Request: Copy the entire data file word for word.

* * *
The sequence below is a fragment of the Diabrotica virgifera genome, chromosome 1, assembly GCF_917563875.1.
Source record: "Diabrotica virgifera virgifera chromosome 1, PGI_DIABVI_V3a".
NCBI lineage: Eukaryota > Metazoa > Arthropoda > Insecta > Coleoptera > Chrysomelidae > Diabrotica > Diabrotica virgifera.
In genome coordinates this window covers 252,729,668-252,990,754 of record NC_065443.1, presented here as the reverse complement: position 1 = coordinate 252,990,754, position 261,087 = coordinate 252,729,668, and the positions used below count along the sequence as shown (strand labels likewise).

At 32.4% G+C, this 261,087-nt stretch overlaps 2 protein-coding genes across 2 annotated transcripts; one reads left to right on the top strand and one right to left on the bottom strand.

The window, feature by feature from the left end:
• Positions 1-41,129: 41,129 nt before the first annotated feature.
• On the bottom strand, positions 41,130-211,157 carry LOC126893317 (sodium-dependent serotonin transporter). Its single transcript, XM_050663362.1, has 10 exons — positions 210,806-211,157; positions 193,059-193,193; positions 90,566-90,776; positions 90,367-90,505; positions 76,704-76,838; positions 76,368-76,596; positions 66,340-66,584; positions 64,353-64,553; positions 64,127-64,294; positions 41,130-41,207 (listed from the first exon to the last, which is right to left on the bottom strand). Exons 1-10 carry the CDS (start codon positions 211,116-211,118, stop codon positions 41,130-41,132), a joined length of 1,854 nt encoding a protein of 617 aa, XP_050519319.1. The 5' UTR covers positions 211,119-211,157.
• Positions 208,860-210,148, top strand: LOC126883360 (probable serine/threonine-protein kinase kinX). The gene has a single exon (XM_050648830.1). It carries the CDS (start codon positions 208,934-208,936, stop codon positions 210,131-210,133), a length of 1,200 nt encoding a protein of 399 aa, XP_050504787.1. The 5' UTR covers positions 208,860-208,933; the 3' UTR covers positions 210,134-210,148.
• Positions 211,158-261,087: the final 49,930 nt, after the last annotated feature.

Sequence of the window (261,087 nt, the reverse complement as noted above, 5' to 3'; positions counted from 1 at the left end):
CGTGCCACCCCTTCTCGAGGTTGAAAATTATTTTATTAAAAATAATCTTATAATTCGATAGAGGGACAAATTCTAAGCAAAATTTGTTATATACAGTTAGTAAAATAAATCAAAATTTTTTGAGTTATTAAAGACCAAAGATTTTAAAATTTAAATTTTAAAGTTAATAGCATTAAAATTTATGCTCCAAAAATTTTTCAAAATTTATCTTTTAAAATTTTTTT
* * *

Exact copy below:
The sequence below is a fragment of the Diabrotica virgifera genome, chromosome 1, assembly GCF_917563875.1.
Source record: "Diabrotica virgifera virgifera chromosome 1, PGI_DIABVI_V3a".
NCBI lineage: Eukaryota > Metazoa > Arthropoda > Insecta > Coleoptera > Chrysomelidae > Diabrotica > Diabrotica virgifera.
In genome coordinates this window covers 252,729,668-252,990,754 of record NC_065443.1, presented here as the reverse complement: position 1 = coordinate 252,990,754, position 261,087 = coordinate 252,729,668, and the positions used below count along the sequence as shown (strand labels likewise).

At 32.4% G+C, this 261,087-nt stretch overlaps 2 protein-coding genes across 2 annotated transcripts; one reads left to right on the top strand and one right to left on the bottom strand.

The window, feature by feature from the left end:
• Positions 1-41,129: 41,129 nt before the first annotated feature.
• On the bottom strand, positions 41,130-211,157 carry LOC126893317 (sodium-dependent serotonin transporter). Its single transcript, XM_050663362.1, has 10 exons — positions 210,806-211,157; positions 193,059-193,193; positions 90,566-90,776; positions 90,367-90,505; positions 76,704-76,838; positions 76,368-76,596; positions 66,340-66,584; positions 64,353-64,553; positions 64,127-64,294; positions 41,130-41,207 (listed from the first exon to the last, which is right to left on the bottom strand). Exons 1-10 carry the CDS (start codon positions 211,116-211,118, stop codon positions 41,130-41,132), a joined length of 1,854 nt encoding a protein of 617 aa, XP_050519319.1. The 5' UTR covers positions 211,119-211,157.
• Positions 208,860-210,148, top strand: LOC126883360 (probable serine/threonine-protein kinase kinX). The gene has a single exon (XM_050648830.1). It carries the CDS (start codon positions 208,934-208,936, stop codon positions 210,131-210,133), a length of 1,200 nt encoding a protein of 399 aa, XP_050504787.1. The 5' UTR covers positions 208,860-208,933; the 3' UTR covers positions 210,134-210,148.
• Positions 211,158-261,087: the final 49,930 nt, after the last annotated feature.

Sequence of the window (261,087 nt, the reverse complement as noted above, 5' to 3'; positions counted from 1 at the left end):
CGTGCCACCCCTTCTCGAGGTTGAAAATTATTTTATTAAAAATAATCTTATAATTCGATAGAGGGACAAATTCTAAGCAAAATTTGTTATATACAGTTAGTAAAATAAATCAAAATTTTTTGAGTTATTAAAGACCAAAGATTTTAAAATTTAAATTTTAAAGTTAATAGCATTAAAATTTATGCTCCAAAAATTTTTCAAAATTTATCTTTTAAAATTTTTTT